Mark Eckhardt

Thoughts On Cool Shit That Matters

ark is a Zen Priest who trains visionary leaders, launches social businesses, loves cycling, composing music and trying to make the world spin in the opposite way.

No breakthroughs for the better

This is an intense piece written by Leslie Gelb, president emeritus and board senior fellow at the Council on Foreign Relations.  I find myself having reactions that place me on two extreme ends of the spectrum. On one side, the "believer" that I am insists that things will improve between now and 2030. On the other, I feel despair. Either way it is tough stuff worthy of our attention.

The world of 2030 will be an ugly place, littered with rebellion and repression. Societies will be deeply fragmented and overwhelmed by irreconcilable religious and political groups, by disparities in wealth, by ignorant citizenry and by states’ impotence to fix problems. This world will resemble today’s, only almost everything will be more difficult to manage and solve.

Advances in technology and science won’t save us. Technology will both decentralize power and increase the power of central authorities. Social media will be able to prompt mass demonstrations in public squares, even occasionally overturning governments as in Hosni Mubarak’s Egypt, but oligarchs and dictators will have the force and power to prevail as they did in Cairo. Almost certainly, science and politics won’t be up to checking global warming, which will soon overwhelm us.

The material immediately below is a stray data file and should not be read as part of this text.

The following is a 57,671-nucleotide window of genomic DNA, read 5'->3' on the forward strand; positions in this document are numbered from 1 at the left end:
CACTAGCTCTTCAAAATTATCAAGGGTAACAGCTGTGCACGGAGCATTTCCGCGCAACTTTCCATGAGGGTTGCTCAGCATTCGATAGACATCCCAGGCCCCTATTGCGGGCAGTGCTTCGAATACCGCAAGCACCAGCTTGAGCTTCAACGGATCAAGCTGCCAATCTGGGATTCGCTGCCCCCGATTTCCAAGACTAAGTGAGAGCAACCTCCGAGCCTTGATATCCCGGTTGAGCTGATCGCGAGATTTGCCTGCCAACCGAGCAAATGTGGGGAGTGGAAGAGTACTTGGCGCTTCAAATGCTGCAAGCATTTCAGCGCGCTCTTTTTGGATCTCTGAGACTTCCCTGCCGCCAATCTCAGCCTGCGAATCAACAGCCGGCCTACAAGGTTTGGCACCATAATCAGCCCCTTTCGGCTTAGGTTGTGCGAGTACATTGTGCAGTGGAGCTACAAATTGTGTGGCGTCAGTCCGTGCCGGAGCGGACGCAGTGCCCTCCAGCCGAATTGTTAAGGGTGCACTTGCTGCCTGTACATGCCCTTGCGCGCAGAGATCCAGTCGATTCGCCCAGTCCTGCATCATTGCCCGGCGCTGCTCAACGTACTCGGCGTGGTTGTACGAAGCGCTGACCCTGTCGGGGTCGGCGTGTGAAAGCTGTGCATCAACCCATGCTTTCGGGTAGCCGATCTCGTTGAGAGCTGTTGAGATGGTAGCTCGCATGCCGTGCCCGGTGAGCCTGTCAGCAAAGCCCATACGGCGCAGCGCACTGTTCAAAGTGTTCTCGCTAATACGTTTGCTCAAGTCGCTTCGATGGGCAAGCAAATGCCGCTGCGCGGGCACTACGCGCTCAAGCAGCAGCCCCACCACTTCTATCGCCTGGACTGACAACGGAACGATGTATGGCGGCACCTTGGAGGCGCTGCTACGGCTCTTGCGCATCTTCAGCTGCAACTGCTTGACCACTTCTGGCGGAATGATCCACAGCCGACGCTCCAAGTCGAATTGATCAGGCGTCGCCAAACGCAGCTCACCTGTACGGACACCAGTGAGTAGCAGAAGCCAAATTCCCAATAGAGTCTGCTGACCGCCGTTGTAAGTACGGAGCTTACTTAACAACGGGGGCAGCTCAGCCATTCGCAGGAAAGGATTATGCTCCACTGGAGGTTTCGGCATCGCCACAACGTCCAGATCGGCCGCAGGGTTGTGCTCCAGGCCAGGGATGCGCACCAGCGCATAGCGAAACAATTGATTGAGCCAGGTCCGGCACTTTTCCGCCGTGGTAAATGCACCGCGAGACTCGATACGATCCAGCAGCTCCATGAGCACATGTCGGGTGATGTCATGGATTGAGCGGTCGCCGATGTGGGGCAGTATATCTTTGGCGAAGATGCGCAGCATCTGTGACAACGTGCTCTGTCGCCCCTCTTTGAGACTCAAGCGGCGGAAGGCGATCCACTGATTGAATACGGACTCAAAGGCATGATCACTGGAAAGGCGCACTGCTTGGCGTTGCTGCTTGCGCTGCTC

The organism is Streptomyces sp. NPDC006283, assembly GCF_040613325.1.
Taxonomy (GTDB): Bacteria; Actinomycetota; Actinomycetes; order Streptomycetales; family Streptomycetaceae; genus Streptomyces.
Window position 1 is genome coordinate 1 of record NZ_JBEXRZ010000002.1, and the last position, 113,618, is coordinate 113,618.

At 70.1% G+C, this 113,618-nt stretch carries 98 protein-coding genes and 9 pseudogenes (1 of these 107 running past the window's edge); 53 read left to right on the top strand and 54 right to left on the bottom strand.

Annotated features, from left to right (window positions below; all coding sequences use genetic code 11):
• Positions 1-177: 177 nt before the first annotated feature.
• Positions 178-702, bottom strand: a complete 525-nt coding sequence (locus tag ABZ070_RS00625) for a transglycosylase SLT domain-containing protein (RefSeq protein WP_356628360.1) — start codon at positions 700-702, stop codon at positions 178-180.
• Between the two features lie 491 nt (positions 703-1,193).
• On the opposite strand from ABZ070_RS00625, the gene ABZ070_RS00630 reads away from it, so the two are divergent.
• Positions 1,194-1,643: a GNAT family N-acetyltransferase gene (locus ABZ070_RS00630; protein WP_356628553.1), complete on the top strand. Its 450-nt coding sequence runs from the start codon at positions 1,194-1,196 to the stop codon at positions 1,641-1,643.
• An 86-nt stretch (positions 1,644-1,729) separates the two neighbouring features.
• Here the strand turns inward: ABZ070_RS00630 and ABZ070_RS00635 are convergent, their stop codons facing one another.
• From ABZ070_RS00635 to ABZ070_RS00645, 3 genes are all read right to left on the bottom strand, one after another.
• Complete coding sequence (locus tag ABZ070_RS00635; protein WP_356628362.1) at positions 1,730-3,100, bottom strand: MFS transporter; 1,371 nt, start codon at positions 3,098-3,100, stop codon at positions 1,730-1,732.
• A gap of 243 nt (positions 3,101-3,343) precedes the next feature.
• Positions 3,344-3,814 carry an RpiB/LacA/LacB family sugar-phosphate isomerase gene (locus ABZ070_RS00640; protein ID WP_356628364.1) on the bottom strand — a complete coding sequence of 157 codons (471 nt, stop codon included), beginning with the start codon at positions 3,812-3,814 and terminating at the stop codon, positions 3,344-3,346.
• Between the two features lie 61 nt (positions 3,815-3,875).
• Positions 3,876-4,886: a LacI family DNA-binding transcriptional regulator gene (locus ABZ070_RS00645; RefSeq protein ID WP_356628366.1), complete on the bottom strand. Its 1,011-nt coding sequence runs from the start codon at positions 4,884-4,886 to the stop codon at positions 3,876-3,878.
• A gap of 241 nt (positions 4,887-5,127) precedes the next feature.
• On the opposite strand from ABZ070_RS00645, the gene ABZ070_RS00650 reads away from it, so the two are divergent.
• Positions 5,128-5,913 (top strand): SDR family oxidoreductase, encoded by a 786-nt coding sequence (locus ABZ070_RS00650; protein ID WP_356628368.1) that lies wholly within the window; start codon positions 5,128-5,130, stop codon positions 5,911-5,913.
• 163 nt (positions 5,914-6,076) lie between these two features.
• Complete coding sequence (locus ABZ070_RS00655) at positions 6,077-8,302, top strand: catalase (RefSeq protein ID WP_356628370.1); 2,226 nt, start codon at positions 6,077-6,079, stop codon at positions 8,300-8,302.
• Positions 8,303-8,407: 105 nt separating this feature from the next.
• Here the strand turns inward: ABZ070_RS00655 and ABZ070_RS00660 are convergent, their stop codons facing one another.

Muslims will be the principal disruptive factor, whether in the Islamic world, where repression, bad governance and economic underperformance have sparked revolt, or abroad, where they are increasingly unhappy and distained by rulers and peoples. In America, blacks will become less tolerant of their marginalization, as will other persecuted minorities around the world. These groups will challenge authority, and authority will slam back with enough force to deeply wound, but not destroy, these rebellions.

A long period of worldwide economic stagnation and even decline will reinforce these trends. There will be sustained economic gulfs between rich and poor. And the rich will be increasingly willing to use government power to maintain their advantages.

Unfortunately, the next years will see a reversal of the hopes for better government and for effective democracies that loomed so large at the end of the Cold War.

Read more: http://www.politico.com/magazine/story/2015/01/15-big-breakthroughs-in-2015-114486_Page3.html#ixzz3QTC80fsH